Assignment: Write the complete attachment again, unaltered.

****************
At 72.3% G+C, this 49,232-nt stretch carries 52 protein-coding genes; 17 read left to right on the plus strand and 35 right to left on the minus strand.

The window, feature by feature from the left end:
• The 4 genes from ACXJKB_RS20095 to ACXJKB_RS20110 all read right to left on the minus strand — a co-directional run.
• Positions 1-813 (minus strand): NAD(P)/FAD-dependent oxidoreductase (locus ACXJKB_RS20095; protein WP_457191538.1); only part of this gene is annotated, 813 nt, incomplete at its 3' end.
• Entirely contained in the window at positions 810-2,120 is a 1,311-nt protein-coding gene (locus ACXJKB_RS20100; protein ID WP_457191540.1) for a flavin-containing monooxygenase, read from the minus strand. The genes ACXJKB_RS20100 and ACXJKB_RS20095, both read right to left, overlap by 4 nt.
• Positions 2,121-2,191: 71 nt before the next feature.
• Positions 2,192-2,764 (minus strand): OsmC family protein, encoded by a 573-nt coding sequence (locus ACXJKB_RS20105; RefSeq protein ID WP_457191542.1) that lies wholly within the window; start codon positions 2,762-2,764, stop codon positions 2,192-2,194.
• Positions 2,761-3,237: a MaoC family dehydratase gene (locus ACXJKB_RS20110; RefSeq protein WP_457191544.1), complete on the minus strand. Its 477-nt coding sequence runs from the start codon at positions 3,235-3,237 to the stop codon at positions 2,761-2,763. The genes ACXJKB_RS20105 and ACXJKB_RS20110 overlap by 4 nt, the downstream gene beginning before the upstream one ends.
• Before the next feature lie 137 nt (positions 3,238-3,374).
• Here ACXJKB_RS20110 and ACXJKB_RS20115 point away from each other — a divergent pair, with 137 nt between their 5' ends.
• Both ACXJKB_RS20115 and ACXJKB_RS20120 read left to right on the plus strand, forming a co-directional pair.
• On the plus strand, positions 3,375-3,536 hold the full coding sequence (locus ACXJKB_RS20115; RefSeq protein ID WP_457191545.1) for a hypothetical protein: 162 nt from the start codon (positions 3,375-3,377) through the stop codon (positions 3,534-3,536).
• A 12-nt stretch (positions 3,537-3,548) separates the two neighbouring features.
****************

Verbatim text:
At 72.3% G+C, this 49,232-nt stretch carries 52 protein-coding genes; 17 read left to right on the plus strand and 35 right to left on the minus strand.

The window, feature by feature from the left end:
• The 4 genes from ACXJKB_RS20095 to ACXJKB_RS20110 all read right to left on the minus strand — a co-directional run.
• Positions 1-813 (minus strand): NAD(P)/FAD-dependent oxidoreductase (locus ACXJKB_RS20095; protein WP_457191538.1); only part of this gene is annotated, 813 nt, incomplete at its 3' end.
• Entirely contained in the window at positions 810-2,120 is a 1,311-nt protein-coding gene (locus ACXJKB_RS20100; protein ID WP_457191540.1) for a flavin-containing monooxygenase, read from the minus strand. The genes ACXJKB_RS20100 and ACXJKB_RS20095, both read right to left, overlap by 4 nt.
• Positions 2,121-2,191: 71 nt before the next feature.
• Positions 2,192-2,764 (minus strand): OsmC family protein, encoded by a 573-nt coding sequence (locus ACXJKB_RS20105; RefSeq protein ID WP_457191542.1) that lies wholly within the window; start codon positions 2,762-2,764, stop codon positions 2,192-2,194.
• Positions 2,761-3,237: a MaoC family dehydratase gene (locus ACXJKB_RS20110; RefSeq protein WP_457191544.1), complete on the minus strand. Its 477-nt coding sequence runs from the start codon at positions 3,235-3,237 to the stop codon at positions 2,761-2,763. The genes ACXJKB_RS20105 and ACXJKB_RS20110 overlap by 4 nt, the downstream gene beginning before the upstream one ends.
• Before the next feature lie 137 nt (positions 3,238-3,374).
• Here ACXJKB_RS20110 and ACXJKB_RS20115 point away from each other — a divergent pair, with 137 nt between their 5' ends.
• Both ACXJKB_RS20115 and ACXJKB_RS20120 read left to right on the plus strand, forming a co-directional pair.
• On the plus strand, positions 3,375-3,536 hold the full coding sequence (locus ACXJKB_RS20115; RefSeq protein ID WP_457191545.1) for a hypothetical protein: 162 nt from the start codon (positions 3,375-3,377) through the stop codon (positions 3,534-3,536).
• A 12-nt stretch (positions 3,537-3,548) separates the two neighbouring features.